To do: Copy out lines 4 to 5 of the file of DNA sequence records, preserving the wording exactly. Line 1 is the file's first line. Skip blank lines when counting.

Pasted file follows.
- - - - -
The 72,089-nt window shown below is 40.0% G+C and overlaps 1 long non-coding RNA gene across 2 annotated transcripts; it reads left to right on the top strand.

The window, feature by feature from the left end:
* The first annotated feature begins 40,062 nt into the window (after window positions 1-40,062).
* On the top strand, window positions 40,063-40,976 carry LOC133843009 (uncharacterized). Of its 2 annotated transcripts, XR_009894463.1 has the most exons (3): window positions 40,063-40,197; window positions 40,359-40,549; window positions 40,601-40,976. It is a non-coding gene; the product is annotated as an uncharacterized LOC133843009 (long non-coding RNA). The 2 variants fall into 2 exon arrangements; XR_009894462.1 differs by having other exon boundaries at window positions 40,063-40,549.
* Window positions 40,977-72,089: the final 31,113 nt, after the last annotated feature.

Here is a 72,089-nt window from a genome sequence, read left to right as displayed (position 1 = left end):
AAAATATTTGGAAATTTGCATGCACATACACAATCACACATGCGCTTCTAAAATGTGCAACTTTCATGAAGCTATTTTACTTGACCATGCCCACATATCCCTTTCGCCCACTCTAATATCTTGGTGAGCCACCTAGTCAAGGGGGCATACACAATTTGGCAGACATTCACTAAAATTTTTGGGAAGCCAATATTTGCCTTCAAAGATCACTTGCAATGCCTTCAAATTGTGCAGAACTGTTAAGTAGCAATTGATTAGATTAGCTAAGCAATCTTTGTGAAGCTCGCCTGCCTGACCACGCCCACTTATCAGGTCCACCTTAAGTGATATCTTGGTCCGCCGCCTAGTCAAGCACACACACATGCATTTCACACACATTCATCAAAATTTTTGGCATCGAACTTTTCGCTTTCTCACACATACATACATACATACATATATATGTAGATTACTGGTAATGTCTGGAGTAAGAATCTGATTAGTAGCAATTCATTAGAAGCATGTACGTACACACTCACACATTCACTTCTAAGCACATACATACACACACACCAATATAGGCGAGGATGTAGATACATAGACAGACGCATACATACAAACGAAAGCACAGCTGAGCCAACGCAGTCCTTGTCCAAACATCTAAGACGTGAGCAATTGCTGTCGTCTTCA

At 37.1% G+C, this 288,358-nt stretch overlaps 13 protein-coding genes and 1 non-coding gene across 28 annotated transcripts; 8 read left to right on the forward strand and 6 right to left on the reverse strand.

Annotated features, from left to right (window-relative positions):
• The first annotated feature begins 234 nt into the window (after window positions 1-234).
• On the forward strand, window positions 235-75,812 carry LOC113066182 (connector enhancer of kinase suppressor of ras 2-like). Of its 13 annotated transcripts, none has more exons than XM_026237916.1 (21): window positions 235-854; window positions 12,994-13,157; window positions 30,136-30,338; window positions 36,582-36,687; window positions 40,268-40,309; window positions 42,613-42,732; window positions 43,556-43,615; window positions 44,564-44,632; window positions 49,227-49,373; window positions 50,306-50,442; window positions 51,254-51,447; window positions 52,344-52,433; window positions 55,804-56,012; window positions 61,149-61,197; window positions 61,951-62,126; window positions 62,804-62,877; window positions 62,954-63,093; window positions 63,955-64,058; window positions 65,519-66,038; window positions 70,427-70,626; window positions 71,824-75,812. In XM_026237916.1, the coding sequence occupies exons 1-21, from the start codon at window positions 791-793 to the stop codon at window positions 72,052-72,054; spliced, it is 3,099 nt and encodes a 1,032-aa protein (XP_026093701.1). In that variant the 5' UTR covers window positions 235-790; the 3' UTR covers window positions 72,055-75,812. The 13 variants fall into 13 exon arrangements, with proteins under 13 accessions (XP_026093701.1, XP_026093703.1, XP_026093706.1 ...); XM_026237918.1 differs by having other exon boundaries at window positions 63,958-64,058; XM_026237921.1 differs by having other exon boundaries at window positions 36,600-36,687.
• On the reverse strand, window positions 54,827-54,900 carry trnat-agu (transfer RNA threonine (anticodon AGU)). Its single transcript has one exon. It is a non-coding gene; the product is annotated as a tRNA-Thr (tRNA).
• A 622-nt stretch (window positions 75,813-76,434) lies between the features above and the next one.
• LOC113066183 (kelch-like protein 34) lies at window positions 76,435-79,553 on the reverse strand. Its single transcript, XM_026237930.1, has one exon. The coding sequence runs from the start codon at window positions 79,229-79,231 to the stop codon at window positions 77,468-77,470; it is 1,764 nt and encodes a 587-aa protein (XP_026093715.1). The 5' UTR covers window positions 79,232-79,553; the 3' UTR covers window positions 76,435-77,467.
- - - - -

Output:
* On the top strand, window positions 40,063-40,976 carry LOC133843009 (uncharacterized). Of its 2 annotated transcripts, XR_009894463.1 has the most exons (3): window positions 40,063-40,197; window positions 40,359-40,549; window positions 40,601-40,976. It is a non-coding gene; the product is annotated as an uncharacterized LOC133843009 (long non-coding RNA). The 2 variants fall into 2 exon arrangements; XR_009894462.1 differs by having other exon boundaries at window positions 40,063-40,549.
* Window positions 40,977-72,089: the final 31,113 nt, after the last annotated feature.